1. Protein Conjugation

Peptide-Directed Photo-Crosslinking for Site-Specific Conjugation of IgG

Bioconjugate Chemistry, 2018, 29, 3240-3244.

Conjugation of antibody has expanded its applications in therapeutics and diagnostics, and various methods havebeen developed based on chemical or enzymatic reactions. However, the majority of them have focused on synthetic moleculessuch as small molecules, nucleic acids, or synthetic materials, but site-specific conjugation of antibody with protein cargo hasrarely been demonstrated. In this Communication, we report a PEptide-DIrected Photo-cross-linking (PEDIP) reaction for sitespecificconjugation of IgG with protein using an Fc-binding peptide and a photoreactive amino acid analogue, and demonstratethis method by developing an immunotoxin composed of a Her2-targeting IgG (trastuzumab) and an engineered Pseudomonasexotoxin A (PE24). The ADP-ribosylation of eukaryotic elongation factor-2 by the bacterial toxin inhibits the ribosomaltranslation of protein, and the trastuzumab-PE24 conjugate exhibited the cytotoxicity toward Her2-overexpressing cell lines.The PEDIP reaction can also be applied for many other types of cargo with slight modifications of the method.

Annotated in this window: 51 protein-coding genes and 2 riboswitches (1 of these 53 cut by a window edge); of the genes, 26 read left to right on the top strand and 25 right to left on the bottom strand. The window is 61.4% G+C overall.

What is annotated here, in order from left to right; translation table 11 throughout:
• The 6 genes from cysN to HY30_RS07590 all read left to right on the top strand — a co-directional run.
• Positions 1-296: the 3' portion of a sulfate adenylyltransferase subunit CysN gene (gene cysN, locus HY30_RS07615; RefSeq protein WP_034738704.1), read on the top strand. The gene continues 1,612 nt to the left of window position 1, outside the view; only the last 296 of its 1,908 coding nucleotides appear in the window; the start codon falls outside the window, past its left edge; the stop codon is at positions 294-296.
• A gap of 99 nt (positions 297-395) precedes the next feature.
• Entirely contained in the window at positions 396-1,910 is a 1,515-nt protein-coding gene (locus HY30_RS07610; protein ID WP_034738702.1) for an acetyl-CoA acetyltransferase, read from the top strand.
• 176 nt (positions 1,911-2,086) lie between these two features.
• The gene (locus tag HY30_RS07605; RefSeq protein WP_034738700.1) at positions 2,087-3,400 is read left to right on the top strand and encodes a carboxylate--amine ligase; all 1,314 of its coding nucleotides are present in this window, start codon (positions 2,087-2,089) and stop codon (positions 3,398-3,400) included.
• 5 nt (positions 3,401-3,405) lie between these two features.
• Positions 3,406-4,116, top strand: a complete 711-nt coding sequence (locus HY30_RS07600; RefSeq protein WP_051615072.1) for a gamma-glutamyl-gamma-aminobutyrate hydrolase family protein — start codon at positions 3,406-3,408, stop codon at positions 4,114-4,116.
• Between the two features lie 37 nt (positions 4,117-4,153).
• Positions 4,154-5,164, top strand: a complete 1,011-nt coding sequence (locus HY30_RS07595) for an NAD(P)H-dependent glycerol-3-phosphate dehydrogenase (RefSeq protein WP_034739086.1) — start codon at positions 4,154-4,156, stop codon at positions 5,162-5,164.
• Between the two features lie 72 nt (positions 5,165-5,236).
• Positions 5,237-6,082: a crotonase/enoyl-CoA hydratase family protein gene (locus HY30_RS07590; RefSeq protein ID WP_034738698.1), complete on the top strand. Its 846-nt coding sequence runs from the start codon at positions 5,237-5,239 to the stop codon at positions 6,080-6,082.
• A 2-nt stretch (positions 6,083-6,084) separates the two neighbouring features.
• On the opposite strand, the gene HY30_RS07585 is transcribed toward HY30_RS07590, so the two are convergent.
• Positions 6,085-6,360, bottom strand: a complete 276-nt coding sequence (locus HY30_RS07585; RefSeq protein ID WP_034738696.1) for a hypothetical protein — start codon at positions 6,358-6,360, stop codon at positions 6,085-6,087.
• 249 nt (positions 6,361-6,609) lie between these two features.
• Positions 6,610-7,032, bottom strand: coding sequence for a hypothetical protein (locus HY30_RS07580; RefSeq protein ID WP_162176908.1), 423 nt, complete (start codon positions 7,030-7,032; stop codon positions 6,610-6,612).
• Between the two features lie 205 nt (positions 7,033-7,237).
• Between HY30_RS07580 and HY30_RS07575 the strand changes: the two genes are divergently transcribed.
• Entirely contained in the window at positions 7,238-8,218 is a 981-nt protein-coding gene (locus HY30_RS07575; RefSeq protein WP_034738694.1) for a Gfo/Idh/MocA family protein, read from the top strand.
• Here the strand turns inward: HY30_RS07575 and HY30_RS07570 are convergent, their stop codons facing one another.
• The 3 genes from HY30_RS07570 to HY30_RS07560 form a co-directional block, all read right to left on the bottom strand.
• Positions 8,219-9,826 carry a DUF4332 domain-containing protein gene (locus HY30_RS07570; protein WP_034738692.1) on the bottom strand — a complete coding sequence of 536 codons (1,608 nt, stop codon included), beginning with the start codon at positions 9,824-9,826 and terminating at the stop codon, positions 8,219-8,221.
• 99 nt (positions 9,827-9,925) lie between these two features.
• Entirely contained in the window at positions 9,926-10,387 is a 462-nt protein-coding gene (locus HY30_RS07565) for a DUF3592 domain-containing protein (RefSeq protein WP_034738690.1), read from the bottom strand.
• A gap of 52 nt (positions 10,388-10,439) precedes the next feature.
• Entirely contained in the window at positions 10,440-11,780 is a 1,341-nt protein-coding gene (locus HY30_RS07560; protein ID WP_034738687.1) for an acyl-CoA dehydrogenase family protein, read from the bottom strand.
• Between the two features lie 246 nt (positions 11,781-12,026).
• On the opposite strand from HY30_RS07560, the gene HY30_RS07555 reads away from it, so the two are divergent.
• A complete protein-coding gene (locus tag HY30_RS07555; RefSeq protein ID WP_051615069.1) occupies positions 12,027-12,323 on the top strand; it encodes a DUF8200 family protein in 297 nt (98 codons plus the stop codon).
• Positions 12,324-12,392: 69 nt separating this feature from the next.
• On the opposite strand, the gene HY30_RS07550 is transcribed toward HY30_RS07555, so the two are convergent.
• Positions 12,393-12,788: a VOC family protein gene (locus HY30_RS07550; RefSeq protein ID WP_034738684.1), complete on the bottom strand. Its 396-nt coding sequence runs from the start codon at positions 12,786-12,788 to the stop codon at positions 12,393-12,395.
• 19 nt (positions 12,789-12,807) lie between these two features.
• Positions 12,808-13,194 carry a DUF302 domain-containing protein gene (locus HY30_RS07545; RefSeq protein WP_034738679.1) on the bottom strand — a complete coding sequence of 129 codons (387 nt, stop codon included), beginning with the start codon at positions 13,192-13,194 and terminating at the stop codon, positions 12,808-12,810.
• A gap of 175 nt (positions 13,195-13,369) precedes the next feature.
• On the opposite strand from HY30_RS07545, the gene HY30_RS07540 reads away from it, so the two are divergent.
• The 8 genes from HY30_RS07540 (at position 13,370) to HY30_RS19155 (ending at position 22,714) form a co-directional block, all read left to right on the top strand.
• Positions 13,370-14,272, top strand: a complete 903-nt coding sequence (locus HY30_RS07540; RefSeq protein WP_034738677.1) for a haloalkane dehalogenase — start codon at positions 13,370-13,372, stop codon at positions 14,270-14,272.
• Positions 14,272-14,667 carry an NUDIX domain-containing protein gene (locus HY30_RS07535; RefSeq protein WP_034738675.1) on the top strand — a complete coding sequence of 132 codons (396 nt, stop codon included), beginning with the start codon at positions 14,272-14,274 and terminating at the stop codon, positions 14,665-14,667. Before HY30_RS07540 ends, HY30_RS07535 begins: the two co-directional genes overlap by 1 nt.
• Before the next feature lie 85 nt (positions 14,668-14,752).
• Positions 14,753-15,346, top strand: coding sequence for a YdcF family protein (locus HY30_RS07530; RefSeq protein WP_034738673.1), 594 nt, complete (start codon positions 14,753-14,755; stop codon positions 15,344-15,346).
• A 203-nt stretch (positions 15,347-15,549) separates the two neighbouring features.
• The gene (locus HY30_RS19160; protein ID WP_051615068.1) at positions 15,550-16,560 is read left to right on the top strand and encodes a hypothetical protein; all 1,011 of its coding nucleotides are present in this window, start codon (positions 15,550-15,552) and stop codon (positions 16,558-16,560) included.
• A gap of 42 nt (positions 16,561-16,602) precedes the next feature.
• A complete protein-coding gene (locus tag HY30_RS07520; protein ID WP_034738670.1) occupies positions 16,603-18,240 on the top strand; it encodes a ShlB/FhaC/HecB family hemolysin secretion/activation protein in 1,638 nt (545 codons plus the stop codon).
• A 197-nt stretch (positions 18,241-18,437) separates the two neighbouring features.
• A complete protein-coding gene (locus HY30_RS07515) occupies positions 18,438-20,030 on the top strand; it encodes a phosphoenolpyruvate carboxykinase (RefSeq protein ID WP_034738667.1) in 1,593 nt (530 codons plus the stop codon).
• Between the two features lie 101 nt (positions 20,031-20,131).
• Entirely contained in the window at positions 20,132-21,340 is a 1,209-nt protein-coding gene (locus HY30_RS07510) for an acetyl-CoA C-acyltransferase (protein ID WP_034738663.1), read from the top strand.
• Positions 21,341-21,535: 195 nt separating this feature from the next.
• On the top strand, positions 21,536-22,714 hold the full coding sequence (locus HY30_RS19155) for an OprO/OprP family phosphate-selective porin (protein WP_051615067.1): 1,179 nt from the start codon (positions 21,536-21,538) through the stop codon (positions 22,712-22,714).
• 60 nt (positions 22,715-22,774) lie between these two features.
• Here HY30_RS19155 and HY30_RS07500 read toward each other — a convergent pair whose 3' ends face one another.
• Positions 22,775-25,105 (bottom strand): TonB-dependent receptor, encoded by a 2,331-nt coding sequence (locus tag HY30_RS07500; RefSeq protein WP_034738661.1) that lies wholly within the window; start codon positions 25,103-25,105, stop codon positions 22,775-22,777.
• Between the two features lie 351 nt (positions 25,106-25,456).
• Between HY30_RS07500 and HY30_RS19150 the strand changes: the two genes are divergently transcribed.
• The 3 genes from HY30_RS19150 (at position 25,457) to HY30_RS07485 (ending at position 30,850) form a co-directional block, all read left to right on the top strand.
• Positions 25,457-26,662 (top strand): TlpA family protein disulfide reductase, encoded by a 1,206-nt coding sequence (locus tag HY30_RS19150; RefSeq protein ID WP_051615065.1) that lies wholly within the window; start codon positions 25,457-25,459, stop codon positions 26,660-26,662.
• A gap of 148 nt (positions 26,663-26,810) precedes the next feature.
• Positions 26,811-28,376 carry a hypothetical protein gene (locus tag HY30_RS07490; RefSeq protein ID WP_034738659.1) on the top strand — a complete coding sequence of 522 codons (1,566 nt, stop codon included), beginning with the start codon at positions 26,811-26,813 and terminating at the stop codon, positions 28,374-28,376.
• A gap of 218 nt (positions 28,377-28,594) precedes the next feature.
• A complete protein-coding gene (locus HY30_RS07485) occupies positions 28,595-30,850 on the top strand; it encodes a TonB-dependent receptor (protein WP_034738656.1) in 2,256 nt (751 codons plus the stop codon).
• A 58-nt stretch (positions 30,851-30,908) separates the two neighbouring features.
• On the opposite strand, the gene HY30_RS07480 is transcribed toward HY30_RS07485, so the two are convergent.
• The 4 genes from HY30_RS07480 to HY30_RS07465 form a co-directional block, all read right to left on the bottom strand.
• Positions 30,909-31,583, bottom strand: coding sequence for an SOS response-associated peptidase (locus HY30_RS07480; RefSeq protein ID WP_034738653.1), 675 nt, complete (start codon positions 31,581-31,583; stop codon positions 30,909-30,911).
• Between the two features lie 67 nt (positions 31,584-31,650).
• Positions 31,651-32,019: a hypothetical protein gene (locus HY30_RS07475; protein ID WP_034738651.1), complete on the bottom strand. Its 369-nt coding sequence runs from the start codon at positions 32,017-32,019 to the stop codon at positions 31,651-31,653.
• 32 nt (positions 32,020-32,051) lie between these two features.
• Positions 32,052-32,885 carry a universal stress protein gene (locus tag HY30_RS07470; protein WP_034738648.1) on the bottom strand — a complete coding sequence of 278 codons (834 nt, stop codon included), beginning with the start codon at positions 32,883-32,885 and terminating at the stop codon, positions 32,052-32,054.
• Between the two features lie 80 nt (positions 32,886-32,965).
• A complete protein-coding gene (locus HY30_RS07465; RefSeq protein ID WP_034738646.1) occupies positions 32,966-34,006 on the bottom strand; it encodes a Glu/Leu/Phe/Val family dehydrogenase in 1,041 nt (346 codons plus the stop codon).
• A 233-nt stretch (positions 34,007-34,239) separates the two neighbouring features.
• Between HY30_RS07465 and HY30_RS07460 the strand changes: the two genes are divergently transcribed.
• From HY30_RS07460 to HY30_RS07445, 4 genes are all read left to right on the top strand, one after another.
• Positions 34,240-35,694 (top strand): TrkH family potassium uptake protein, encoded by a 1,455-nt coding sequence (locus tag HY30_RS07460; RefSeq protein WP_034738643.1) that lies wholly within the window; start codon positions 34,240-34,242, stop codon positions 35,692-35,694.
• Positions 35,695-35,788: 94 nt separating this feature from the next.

Incorporation of Unnatural Amino Acids in Response to the AGG Codon

ACS Chemical Biology, 2015, 10, 1648-1653.

The biological protein synthesis system hasbeen engineered to incorporate unnatural amino acid intoproteins, and this has opened up new routes for engineeringproteins with novel compositions. While such systems havebeen successfully applied in research, there remains a need todevelop new approaches with respect to the wider applicationof unnatural amino acids. In this study, we reported a strategyfor incorporating unnatural amino acids into proteins byreassigning one of the Arg sense codons, the AGG codon.Using this method, several unnatural amino acids werequantitatively incorporated into the AGG site. Furthermore, we applied the method to multiple AGG sites, and even totandem AGG sequences. The method developed and described here could be used for engineering proteins with diverseunnatural amino acids, particularly when employed in combination with other methods.

Synthetic Protein Engineering Laboratory

Department of Molecular Science and Technology, Ajou University

206 Worldcup-ro, Yeongtong-gu, Suwon, 16499 Korea